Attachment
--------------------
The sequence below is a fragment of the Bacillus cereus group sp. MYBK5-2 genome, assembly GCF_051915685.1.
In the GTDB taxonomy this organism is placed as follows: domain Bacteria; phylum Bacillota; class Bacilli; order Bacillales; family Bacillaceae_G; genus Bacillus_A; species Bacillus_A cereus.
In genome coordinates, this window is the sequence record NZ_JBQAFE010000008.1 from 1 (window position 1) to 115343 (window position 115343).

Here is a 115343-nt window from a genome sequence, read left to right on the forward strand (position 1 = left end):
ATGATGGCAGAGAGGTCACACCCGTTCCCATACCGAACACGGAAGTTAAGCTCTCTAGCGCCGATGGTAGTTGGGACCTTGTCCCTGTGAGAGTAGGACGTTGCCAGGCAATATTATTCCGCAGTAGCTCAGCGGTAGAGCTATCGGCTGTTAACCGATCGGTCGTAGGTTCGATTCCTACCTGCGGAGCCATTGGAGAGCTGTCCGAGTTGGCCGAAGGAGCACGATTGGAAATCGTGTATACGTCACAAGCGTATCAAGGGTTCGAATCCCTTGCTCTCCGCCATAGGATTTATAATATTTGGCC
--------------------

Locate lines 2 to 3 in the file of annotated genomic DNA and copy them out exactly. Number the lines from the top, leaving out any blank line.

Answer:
In the GTDB taxonomy this organism is placed as follows: domain Bacteria; phylum Bacillota; class Bacilli; order Bacillales; family Bacillaceae_G; genus Bacillus_A; species Bacillus_A cereus.
In genome coordinates, this window is the sequence record NZ_JBQAFE010000008.1 from 1 (window position 1) to 115343 (window position 115343).